Depending on what the government is using it for, using street view or maps images may or may not be effective. A blanket statement characterizing it as "lazy" doesn't make sense until you have determined whether or not the advantages outweigh the disadvantages.

Comment: Re:"could be worse than Heartbleed" (Score 1) 316

by jdavidb (#47997461) Attached to: Flurry of Scans Hint That Bash Vulnerability Could Already Be In the Wild

any CGI script that at any point invokes a shell or invokes a program that invokes a shell (e.g. using the system call), irrespective of the actual shell command

But it's been well known for more than ten years that you ought not to call system or execute external programs from a CGI program. That's just a bad idea. This exploit is one proof as to why.

Comment: Re:Not Brute Force (Score 5, Informative) 93

by aardvarkjoe (#47989267) Attached to: Apple Allegedly Knew of iCloud Brute-Force Vulnerability Since March

20,000 is not a brute force attack. That will only succeed if your password was 3 characters long.

I find it hard to believe anyone was actually vulnerable to this.

While you're correct that 20,000 attempts is too small to "brute-force" a password (by trying all combinations of characters), it's plenty to do a dictionary attack. If you can try 20,000 popular passwords on a whole bunch of accounts, you'll almost certainly be able to break some of them.

Comment: Re: Trolls are bad people (Score 1) 240

by aardvarkjoe (#47970227) Attached to: Friendly Reminder: Do Not Place Your iPhone In a Microwave

What if I dressed up as a doctor, had an air of gravitas, videoed from what looks like an ivy covered university and gave terrible terrible medical advice about Tylenol maximum dosages?

Not really the same thing, as that could cause death (or death-like symptoms).

Or if I dressed as a garage mechanic used all kinds of mechanical words and gave horrible advice such as sugar in the gas tank eliminates the squeal when you hit the brakes?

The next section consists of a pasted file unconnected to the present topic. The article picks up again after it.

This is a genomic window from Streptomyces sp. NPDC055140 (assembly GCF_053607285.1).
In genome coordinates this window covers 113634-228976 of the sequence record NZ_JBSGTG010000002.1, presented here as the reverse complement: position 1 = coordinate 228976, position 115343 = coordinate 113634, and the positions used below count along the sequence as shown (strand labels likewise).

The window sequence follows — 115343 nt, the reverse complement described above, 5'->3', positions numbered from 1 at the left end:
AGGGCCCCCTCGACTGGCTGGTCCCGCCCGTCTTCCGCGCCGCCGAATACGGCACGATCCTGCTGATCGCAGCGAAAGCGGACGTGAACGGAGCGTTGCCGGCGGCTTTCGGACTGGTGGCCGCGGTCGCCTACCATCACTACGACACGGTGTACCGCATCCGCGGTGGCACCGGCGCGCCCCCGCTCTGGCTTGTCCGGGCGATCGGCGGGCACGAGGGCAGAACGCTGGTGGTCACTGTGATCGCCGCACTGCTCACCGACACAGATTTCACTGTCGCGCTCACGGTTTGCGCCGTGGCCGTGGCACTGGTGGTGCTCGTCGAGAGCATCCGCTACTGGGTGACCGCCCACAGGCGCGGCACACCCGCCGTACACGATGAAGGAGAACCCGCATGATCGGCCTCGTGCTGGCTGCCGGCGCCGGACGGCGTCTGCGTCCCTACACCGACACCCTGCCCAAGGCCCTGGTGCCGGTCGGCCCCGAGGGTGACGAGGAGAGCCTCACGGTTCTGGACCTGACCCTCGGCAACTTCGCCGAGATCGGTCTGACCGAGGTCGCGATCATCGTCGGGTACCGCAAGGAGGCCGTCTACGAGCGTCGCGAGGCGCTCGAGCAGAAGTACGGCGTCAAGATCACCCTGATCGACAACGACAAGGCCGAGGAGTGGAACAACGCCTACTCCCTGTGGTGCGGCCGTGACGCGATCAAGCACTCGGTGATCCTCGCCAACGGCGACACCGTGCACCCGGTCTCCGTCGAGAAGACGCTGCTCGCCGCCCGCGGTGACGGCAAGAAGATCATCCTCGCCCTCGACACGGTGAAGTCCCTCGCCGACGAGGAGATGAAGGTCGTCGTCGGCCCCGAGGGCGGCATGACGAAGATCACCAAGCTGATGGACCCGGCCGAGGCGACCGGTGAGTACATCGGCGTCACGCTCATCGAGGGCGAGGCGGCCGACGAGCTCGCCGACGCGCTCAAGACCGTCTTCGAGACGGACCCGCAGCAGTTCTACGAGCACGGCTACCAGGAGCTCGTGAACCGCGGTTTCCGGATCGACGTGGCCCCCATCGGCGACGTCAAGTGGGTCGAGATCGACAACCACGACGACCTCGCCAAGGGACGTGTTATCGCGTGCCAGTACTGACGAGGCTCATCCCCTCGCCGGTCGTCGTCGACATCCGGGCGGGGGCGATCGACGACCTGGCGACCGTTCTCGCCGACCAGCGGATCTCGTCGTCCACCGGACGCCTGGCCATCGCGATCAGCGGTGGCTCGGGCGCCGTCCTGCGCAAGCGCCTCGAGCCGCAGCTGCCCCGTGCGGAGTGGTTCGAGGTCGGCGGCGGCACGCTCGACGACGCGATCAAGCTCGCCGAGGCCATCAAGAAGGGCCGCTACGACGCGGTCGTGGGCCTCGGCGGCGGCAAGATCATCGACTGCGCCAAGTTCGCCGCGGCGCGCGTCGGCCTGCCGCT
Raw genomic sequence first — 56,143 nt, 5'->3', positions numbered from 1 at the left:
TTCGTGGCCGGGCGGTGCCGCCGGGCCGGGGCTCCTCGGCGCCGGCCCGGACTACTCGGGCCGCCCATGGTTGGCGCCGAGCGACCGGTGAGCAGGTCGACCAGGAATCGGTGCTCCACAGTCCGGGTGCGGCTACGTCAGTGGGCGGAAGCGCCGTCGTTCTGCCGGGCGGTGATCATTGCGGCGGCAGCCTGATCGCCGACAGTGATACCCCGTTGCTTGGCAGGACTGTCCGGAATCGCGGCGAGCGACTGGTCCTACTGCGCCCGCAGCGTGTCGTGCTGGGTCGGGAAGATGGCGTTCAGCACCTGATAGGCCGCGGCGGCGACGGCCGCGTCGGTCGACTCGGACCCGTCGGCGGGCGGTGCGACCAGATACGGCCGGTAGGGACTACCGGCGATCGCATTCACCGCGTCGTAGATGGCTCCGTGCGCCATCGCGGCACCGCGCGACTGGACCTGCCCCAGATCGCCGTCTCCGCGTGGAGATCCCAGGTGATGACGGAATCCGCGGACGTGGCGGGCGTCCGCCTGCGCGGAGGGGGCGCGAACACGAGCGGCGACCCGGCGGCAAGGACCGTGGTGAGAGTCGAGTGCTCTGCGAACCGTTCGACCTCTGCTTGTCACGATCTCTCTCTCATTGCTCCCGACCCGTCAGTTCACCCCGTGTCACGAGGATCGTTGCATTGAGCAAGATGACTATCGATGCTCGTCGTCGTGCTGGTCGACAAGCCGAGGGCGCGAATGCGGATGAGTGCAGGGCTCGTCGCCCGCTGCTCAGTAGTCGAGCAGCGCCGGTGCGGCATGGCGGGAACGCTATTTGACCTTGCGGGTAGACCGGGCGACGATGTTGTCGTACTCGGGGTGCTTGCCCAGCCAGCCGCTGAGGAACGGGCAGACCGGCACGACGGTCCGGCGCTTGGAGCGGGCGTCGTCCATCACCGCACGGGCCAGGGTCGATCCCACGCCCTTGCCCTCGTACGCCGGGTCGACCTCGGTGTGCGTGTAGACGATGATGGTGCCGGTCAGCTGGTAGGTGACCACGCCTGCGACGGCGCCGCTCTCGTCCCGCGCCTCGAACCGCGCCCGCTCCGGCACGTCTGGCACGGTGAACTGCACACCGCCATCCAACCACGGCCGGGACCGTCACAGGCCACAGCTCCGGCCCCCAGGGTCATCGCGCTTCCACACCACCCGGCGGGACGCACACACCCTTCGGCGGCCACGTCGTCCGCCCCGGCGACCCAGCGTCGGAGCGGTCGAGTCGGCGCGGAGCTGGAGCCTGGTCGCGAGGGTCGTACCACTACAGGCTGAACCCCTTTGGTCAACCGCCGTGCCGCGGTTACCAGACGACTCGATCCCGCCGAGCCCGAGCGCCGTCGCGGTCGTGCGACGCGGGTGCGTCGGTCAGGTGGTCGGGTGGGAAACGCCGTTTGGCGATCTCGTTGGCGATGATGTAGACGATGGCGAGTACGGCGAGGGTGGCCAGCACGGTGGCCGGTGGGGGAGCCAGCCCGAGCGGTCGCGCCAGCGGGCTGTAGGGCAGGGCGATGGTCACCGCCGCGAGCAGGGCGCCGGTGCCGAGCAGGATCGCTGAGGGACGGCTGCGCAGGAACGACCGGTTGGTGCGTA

This falls under the category of life lesson. Just like the iPhone trick.


Why You Can't Manufacture Like Apple 408

Posted by timothy
from the you-just-haven't-earned-it-yet-baby dept. writes Medium reports that although many startups want to design something that mimics the fit and finish of an Apple product, it's a good way to go out of business. "What happened when Apple wanted to CNC machine a million MacBook bodies a year? They bought 10k CNC machines to do it. How about when they wanted to laser drill holes in MacBook Pros for the sleep light but only one company made a machine that could drill those 20 m holes in aluminum? It bought the company that made the machines and took all the inventory. And that time when they needed batteries to fit into a tiny machined housing but no manufacturer was willing to make batteries so thin? Apple made their own battery cells. From scratch." Other things that Apple often does that can cause problems for a startup include white plastic (which is the most difficult color to mold), CNC machining at scale (too expensive), Laser drilled holes (far more difficult than it may seem), molded plastic packaging (recycled cardboard is your friend), and 4-color, double-walled, matte boxes + HD foam inserts (It's not unusual for them to cost upwards of $12/unit at scale. And then they get thrown away.). "If you see a feature on an Apple device you want to copy, try to find it on another company's product. If you do, it's probably okay to design into your product. Otherwise, lower your expectations. I assure you it'll be better for your startup."

This is now. Later is later.